I forgot to add that in retrospect rather unwisely he had set out to do this deed in the hallway of his house (the only place he later explained with sufficient headroom for the canoe achieved by poking it up the stairwell.

Having extricated him we now were faced with the problem of a canoe construction kit embedded in a still gurgling block of foam which was now irrevocably bonded to the hall and stairs carpet as well as several banister rails and quite a lot of wallpaper.

At this point his wife and her mother came back from shopping......

Oh yes and he had been wearing the pullover Mum in law had knitted him for his birthday the week before.

On seconed thoughts, seens as its you SP...go on, i dare ya!![:P][:D]

SplendidStuff Posted on 02/09/2009 23:55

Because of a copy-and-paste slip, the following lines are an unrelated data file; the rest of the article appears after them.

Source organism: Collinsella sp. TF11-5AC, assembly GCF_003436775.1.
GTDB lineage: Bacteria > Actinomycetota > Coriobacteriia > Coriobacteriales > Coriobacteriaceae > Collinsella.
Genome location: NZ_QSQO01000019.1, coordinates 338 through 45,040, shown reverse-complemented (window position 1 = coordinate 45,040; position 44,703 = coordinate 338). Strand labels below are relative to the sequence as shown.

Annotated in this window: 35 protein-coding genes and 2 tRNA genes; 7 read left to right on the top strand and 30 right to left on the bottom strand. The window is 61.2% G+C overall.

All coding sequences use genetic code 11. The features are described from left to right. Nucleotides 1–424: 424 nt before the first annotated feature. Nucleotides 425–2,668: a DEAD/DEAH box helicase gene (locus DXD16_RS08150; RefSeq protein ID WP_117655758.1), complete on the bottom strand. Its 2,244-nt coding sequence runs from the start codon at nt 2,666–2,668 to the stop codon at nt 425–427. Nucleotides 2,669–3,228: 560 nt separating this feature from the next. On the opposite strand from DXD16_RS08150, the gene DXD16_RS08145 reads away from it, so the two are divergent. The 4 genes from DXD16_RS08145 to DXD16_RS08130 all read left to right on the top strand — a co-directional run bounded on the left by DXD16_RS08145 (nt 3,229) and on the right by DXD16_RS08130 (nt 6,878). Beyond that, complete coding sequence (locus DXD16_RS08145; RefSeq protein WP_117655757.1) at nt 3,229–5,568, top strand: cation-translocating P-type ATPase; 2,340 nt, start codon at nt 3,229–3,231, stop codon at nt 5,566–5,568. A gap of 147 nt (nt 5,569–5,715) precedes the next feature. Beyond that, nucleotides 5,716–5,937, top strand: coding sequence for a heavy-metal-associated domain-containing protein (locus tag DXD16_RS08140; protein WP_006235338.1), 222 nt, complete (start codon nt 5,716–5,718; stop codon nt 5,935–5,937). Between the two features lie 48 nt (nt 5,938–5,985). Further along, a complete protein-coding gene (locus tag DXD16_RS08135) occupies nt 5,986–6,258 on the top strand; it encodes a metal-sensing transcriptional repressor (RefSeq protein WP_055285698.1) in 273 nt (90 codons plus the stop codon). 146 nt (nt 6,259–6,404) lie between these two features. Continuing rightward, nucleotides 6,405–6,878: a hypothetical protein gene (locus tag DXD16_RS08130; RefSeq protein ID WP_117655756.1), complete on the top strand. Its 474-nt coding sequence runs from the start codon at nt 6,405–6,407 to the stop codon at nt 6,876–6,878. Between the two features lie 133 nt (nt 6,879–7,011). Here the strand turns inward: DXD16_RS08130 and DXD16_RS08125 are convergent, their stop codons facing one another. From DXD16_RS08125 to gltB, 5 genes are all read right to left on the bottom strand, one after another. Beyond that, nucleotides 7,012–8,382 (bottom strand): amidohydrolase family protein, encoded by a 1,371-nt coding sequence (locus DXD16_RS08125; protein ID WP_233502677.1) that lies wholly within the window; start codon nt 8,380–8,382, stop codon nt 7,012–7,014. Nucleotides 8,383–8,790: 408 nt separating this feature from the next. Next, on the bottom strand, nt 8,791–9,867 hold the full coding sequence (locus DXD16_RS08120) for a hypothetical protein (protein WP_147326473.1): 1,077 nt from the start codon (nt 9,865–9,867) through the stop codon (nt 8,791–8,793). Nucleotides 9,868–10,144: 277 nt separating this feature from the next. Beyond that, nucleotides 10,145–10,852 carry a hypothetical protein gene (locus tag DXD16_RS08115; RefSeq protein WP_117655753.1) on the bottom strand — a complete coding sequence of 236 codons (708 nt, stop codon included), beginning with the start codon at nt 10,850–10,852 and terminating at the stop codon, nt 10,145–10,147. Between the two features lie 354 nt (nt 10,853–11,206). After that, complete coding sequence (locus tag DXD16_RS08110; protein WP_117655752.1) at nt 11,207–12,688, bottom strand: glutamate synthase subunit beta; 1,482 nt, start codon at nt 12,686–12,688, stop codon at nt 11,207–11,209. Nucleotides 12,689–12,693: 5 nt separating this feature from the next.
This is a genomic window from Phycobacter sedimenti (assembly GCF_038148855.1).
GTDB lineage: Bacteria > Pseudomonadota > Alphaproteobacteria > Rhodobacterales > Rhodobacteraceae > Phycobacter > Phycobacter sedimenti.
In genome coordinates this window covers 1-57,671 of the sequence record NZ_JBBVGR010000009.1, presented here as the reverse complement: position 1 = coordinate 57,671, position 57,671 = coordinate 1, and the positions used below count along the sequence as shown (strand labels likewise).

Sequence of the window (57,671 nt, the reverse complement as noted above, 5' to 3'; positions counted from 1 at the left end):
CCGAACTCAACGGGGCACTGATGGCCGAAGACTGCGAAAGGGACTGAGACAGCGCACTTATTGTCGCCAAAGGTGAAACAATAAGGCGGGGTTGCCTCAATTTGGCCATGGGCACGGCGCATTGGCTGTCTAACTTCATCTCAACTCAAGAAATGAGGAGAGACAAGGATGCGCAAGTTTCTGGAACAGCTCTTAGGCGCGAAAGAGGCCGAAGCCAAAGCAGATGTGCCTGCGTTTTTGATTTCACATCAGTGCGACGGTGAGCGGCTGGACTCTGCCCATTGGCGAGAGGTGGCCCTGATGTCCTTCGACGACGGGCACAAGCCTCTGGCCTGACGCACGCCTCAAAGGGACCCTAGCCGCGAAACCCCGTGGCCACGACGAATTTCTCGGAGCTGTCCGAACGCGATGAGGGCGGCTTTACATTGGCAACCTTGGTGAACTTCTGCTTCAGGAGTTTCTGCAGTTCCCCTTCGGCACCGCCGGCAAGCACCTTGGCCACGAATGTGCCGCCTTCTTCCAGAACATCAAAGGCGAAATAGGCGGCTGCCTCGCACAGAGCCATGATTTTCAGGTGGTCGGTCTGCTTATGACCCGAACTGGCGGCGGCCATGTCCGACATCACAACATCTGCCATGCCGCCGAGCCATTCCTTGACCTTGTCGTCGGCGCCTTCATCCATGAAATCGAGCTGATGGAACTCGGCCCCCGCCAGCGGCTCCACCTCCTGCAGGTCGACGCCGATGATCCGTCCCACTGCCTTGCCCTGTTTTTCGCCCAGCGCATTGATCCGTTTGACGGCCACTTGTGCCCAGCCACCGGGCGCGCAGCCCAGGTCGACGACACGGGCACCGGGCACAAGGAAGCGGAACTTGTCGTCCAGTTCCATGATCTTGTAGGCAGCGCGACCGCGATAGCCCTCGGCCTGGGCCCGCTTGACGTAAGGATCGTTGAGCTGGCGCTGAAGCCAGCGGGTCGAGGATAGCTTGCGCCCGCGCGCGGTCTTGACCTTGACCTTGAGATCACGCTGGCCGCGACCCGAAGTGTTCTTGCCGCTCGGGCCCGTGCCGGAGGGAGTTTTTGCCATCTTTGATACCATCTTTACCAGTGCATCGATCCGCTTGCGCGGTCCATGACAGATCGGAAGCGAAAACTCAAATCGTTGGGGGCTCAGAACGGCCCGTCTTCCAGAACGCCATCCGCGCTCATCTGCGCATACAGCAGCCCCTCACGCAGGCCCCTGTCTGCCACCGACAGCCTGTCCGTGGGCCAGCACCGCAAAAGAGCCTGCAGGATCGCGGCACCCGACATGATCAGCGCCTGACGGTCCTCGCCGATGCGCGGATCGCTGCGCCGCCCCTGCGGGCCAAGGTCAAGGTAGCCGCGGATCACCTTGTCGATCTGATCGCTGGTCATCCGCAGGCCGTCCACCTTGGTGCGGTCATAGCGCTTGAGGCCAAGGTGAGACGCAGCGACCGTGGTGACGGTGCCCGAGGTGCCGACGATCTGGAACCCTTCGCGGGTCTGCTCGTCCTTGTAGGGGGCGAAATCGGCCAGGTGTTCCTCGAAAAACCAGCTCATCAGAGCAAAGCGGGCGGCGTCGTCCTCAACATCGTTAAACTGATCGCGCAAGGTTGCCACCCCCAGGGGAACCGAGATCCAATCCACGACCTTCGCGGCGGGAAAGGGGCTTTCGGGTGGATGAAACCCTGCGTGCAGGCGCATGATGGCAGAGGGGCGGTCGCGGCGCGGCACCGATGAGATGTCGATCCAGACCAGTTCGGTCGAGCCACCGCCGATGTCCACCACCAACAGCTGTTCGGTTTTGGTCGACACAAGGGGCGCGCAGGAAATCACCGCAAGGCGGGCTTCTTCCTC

Sound proofing a ceiling

Nice story.

SO what dimesion of battening will i need to run across a room length of 4 metres?

swordtrombonefish Posted on 02/09/2009 23:55
Sound proofing a ceiling


Towell Posted on 02/09/2009 23:58
Sound proofing a ceiling

If you're hanging a suspended ceiling you could just hang peices of angle from the existing joists and then thread the wire to hang the ceiling off that.

You'll lose some head room like, then you can just put some acoustic tiles in the grid and it might do the job, the problems come in getting the grid level, ideally you need a laser.

EDIT: Didn't read properly sorry I was thinking you were on about hanging the type of suspended ceiling that you get in hospitals, schools etc.

SplendidStuff Posted on 03/09/2009 00:15
Sound proofing a ceiling

Got a laser, bought it 2 years ago, finally a use for it[smi]

Going to use 4000 x 100 x 50 timber beams and attach to wall using joist hangars. This way new ceiling is insulated using 100mm of rockwool in the cavity and is not attached to the exisitng ceiling, so no more vibrations[:D]